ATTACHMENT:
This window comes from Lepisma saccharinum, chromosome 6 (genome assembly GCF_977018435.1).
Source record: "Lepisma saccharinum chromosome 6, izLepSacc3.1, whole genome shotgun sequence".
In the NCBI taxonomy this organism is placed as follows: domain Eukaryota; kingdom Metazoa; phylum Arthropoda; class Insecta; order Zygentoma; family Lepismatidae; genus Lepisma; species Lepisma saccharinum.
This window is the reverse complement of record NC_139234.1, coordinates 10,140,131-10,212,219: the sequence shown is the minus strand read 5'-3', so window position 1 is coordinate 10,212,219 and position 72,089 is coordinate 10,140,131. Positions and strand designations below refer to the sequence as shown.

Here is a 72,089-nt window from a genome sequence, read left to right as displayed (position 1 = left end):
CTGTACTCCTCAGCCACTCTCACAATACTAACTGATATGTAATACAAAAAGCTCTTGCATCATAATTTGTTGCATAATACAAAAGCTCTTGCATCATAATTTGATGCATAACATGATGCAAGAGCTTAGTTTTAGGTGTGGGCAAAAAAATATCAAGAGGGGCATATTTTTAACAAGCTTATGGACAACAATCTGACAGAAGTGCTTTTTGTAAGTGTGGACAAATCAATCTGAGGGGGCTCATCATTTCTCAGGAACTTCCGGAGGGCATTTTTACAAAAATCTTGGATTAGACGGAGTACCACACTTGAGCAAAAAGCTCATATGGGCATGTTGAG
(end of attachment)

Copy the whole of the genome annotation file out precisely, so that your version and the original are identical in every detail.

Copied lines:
This window comes from Lepisma saccharinum, chromosome 6 (genome assembly GCF_977018435.1).
Source record: "Lepisma saccharinum chromosome 6, izLepSacc3.1, whole genome shotgun sequence".
In the NCBI taxonomy this organism is placed as follows: domain Eukaryota; kingdom Metazoa; phylum Arthropoda; class Insecta; order Zygentoma; family Lepismatidae; genus Lepisma; species Lepisma saccharinum.
This window is the reverse complement of record NC_139234.1, coordinates 10,140,131-10,212,219: the sequence shown is the minus strand read 5'-3', so window position 1 is coordinate 10,212,219 and position 72,089 is coordinate 10,140,131. Positions and strand designations below refer to the sequence as shown.

Here is a 72,089-nt window from a genome sequence, read left to right as displayed (position 1 = left end):
CTGTACTCCTCAGCCACTCTCACAATACTAACTGATATGTAATACAAAAAGCTCTTGCATCATAATTTGTTGCATAATACAAAAGCTCTTGCATCATAATTTGATGCATAACATGATGCAAGAGCTTAGTTTTAGGTGTGGGCAAAAAAATATCAAGAGGGGCATATTTTTAACAAGCTTATGGACAACAATCTGACAGAAGTGCTTTTTGTAAGTGTGGACAAATCAATCTGAGGGGGCTCATCATTTCTCAGGAACTTCCGGAGGGCATTTTTACAAAAATCTTGGATTAGACGGAGTACCACACTTGAGCAAAAAGCTCATATGGGCATGTTGAG